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Fig. 9. Examples of transmitted and received waveforms.

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Fig. 10. Directivity patterns of the hydrophone.

(0 dB ¼ 1 V/mPa). The directivity patterns of the hydro- phone have been found with software for the turntable at the frequency of 40 Hz (Fig. 10).

The test results show that the novel MEMS vector hydrophone possesses directional pattern in the form of ‘‘8’’ shape and the resolution of the directivity pattern K d 420 dB.

6. Conclusion

The design, simulation, fabrication, and preliminary characterization of the novel MEMS bionic vector hydro- phone have been presented. As expected, this hydrophone is more miniature compared with the traditional hydro- phone by means of the ingenious bionic structure and MEMS technology, and the low-frequency characteristic of the hydrophone is desirable because of the application of piezoresistive effect. It possesses good directional pattern in the form of ‘‘8’’ shape, and the receiving sensitivity of the hydrophone is up to 197.7 dB (0 dB ¼ 1 V/mPa). At present, initial design and experiments have been performed. How to improve the sensitivity of the hydro- phone and expand its available band will be the future work.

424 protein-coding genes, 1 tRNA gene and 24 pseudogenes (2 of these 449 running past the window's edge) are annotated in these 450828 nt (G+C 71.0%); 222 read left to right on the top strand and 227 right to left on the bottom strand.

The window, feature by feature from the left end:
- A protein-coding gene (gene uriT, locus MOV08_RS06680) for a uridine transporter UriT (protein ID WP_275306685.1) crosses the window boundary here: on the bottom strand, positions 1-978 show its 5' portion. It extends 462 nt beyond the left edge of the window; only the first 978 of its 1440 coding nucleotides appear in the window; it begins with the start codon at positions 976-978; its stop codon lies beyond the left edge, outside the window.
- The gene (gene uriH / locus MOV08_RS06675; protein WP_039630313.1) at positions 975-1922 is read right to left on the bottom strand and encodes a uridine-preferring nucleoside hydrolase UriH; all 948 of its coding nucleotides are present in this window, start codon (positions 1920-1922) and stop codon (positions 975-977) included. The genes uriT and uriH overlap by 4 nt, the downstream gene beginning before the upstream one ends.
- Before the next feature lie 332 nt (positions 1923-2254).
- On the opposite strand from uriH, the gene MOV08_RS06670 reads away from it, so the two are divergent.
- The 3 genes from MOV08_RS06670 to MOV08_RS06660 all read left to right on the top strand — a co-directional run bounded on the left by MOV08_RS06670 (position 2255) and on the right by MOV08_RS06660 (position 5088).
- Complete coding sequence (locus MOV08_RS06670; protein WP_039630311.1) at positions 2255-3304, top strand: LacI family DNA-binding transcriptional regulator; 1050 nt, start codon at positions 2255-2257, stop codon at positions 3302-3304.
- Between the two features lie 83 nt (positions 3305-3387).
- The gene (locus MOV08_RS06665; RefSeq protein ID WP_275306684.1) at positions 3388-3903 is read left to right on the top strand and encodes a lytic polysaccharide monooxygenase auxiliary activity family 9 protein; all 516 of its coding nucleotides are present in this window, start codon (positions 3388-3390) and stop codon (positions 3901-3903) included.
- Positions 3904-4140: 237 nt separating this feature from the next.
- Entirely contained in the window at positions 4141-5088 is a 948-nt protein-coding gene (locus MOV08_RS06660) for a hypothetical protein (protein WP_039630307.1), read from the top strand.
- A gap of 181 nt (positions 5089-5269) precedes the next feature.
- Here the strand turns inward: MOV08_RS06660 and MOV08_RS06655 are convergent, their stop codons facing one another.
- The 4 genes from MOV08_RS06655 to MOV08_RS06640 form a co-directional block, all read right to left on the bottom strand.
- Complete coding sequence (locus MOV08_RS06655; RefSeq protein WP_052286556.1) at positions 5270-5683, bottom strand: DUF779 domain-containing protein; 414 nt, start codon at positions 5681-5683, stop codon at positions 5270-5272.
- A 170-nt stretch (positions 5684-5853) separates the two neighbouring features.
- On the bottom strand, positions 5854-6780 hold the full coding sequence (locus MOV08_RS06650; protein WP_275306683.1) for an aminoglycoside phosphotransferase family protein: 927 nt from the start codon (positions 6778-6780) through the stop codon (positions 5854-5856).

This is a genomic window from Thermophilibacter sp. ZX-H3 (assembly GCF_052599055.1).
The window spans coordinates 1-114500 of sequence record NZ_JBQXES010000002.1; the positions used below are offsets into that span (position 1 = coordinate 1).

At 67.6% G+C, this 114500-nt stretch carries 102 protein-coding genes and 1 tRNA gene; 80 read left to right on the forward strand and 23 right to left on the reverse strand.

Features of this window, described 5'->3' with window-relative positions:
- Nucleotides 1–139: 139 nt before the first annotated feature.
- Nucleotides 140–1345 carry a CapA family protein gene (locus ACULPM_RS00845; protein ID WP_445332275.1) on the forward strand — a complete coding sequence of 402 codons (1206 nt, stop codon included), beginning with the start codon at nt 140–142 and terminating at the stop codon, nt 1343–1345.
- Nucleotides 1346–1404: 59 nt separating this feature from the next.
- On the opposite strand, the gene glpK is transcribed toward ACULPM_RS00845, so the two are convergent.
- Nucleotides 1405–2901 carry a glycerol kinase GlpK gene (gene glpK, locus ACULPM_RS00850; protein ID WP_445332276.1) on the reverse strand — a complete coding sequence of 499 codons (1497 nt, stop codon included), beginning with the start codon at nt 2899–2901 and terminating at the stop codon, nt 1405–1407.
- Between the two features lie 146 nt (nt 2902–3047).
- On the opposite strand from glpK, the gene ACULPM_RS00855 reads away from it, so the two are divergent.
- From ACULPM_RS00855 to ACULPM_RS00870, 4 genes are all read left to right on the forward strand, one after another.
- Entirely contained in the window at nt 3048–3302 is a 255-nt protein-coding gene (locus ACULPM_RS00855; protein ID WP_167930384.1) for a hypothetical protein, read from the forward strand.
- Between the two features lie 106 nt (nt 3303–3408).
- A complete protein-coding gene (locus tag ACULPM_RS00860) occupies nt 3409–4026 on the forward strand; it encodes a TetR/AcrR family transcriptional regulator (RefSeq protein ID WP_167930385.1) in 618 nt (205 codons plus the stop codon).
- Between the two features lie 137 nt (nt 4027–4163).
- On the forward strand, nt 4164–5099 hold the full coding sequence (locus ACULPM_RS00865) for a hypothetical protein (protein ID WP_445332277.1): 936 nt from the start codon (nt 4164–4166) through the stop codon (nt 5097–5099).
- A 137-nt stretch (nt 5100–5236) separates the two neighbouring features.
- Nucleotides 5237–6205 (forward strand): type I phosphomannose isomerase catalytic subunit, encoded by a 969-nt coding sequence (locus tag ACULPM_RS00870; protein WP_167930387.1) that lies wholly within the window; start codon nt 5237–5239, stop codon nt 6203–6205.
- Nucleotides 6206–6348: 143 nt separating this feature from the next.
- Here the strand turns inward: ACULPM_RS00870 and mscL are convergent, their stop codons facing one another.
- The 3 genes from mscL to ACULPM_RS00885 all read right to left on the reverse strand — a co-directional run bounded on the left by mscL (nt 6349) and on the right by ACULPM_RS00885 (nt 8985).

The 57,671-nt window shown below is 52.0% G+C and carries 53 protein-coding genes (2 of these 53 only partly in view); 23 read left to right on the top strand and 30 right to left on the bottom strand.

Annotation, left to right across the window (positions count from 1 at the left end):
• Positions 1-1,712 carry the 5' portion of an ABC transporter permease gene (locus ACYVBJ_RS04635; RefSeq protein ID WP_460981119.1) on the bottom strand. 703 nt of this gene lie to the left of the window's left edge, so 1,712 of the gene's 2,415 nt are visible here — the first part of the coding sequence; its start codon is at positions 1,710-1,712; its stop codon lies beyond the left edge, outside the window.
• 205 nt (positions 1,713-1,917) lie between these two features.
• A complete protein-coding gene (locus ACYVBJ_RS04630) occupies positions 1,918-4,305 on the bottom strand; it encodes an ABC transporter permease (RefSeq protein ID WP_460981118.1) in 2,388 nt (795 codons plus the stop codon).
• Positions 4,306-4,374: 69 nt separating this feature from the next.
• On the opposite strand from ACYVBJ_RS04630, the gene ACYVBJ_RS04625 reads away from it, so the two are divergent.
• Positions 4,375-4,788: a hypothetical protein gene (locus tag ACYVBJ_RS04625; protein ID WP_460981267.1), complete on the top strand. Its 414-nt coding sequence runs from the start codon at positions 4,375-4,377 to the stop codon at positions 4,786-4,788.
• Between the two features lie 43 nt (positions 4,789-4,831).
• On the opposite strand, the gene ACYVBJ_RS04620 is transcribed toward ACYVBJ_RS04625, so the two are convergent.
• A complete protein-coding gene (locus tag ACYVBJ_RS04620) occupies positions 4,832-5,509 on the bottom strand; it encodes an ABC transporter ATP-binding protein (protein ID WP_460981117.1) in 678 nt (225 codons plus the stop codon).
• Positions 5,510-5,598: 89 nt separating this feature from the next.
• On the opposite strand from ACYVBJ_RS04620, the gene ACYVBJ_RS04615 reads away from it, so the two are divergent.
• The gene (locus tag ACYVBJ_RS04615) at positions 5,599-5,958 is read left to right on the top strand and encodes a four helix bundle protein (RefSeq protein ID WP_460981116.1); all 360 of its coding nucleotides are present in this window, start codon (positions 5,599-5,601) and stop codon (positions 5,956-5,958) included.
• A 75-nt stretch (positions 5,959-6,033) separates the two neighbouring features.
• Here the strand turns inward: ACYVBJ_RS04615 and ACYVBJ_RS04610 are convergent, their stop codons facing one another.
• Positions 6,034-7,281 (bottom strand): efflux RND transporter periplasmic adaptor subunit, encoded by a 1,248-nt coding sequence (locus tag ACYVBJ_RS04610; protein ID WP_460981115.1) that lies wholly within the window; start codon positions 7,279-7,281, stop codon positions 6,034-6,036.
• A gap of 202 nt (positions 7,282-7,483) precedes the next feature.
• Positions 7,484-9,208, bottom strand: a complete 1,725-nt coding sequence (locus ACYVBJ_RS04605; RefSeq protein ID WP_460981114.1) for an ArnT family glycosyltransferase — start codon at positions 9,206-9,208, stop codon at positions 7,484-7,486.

Acknowledgements

This work has been financially supported by the National Natural Science foundation of China (Grant No. 50405025, 50535030) and Program for New Century Excellent Talents in University (NCET) of China.